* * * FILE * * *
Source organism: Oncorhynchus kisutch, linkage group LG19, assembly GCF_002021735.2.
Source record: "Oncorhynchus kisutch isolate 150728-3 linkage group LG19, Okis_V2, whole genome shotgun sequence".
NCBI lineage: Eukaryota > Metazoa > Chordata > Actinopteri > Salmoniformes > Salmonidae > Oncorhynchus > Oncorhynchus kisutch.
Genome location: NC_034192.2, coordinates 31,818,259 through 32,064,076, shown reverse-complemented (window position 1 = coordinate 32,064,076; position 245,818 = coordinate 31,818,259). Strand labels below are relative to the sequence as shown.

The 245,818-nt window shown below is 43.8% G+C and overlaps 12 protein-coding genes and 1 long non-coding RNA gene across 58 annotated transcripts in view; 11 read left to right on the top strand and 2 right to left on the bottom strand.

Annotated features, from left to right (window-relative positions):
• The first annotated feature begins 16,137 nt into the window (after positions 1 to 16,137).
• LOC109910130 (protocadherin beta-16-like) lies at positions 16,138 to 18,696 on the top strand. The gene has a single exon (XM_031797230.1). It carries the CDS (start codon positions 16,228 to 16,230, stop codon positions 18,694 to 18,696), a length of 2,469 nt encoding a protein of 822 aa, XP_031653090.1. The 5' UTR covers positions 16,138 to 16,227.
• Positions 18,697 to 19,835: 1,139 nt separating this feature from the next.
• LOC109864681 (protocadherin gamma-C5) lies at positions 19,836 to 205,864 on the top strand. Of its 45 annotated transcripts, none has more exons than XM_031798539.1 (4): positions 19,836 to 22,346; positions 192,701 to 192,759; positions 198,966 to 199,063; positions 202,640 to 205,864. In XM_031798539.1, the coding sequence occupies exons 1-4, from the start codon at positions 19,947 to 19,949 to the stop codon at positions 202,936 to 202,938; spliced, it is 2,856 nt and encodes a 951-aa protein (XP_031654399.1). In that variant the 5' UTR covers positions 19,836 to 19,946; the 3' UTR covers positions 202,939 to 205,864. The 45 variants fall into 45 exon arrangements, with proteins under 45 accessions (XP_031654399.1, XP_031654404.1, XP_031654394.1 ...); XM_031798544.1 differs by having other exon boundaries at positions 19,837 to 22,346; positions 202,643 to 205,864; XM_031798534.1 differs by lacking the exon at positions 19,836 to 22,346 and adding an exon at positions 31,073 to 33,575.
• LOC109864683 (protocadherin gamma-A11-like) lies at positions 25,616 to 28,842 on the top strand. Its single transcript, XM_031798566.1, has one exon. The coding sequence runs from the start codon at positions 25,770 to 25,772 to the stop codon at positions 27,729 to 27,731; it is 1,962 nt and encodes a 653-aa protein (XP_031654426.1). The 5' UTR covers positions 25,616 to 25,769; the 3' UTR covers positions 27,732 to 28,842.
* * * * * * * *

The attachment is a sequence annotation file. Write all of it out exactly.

Source organism: Oncorhynchus kisutch, linkage group LG19, assembly GCF_002021735.2.
Source record: "Oncorhynchus kisutch isolate 150728-3 linkage group LG19, Okis_V2, whole genome shotgun sequence".
NCBI lineage: Eukaryota > Metazoa > Chordata > Actinopteri > Salmoniformes > Salmonidae > Oncorhynchus > Oncorhynchus kisutch.
Genome location: NC_034192.2, coordinates 31,818,259 through 32,064,076, shown reverse-complemented (window position 1 = coordinate 32,064,076; position 245,818 = coordinate 31,818,259). Strand labels below are relative to the sequence as shown.

The 245,818-nt window shown below is 43.8% G+C and overlaps 12 protein-coding genes and 1 long non-coding RNA gene across 58 annotated transcripts in view; 11 read left to right on the top strand and 2 right to left on the bottom strand.

Annotated features, from left to right (window-relative positions):
• The first annotated feature begins 16,137 nt into the window (after positions 1 to 16,137).
• LOC109910130 (protocadherin beta-16-like) lies at positions 16,138 to 18,696 on the top strand. The gene has a single exon (XM_031797230.1). It carries the CDS (start codon positions 16,228 to 16,230, stop codon positions 18,694 to 18,696), a length of 2,469 nt encoding a protein of 822 aa, XP_031653090.1. The 5' UTR covers positions 16,138 to 16,227.
• Positions 18,697 to 19,835: 1,139 nt separating this feature from the next.
• LOC109864681 (protocadherin gamma-C5) lies at positions 19,836 to 205,864 on the top strand. Of its 45 annotated transcripts, none has more exons than XM_031798539.1 (4): positions 19,836 to 22,346; positions 192,701 to 192,759; positions 198,966 to 199,063; positions 202,640 to 205,864. In XM_031798539.1, the coding sequence occupies exons 1-4, from the start codon at positions 19,947 to 19,949 to the stop codon at positions 202,936 to 202,938; spliced, it is 2,856 nt and encodes a 951-aa protein (XP_031654399.1). In that variant the 5' UTR covers positions 19,836 to 19,946; the 3' UTR covers positions 202,939 to 205,864. The 45 variants fall into 45 exon arrangements, with proteins under 45 accessions (XP_031654399.1, XP_031654404.1, XP_031654394.1 ...); XM_031798544.1 differs by having other exon boundaries at positions 19,837 to 22,346; positions 202,643 to 205,864; XM_031798534.1 differs by lacking the exon at positions 19,836 to 22,346 and adding an exon at positions 31,073 to 33,575.
• LOC109864683 (protocadherin gamma-A11-like) lies at positions 25,616 to 28,842 on the top strand. Its single transcript, XM_031798566.1, has one exon. The coding sequence runs from the start codon at positions 25,770 to 25,772 to the stop codon at positions 27,729 to 27,731; it is 1,962 nt and encodes a 653-aa protein (XP_031654426.1). The 5' UTR covers positions 25,616 to 25,769; the 3' UTR covers positions 27,732 to 28,842.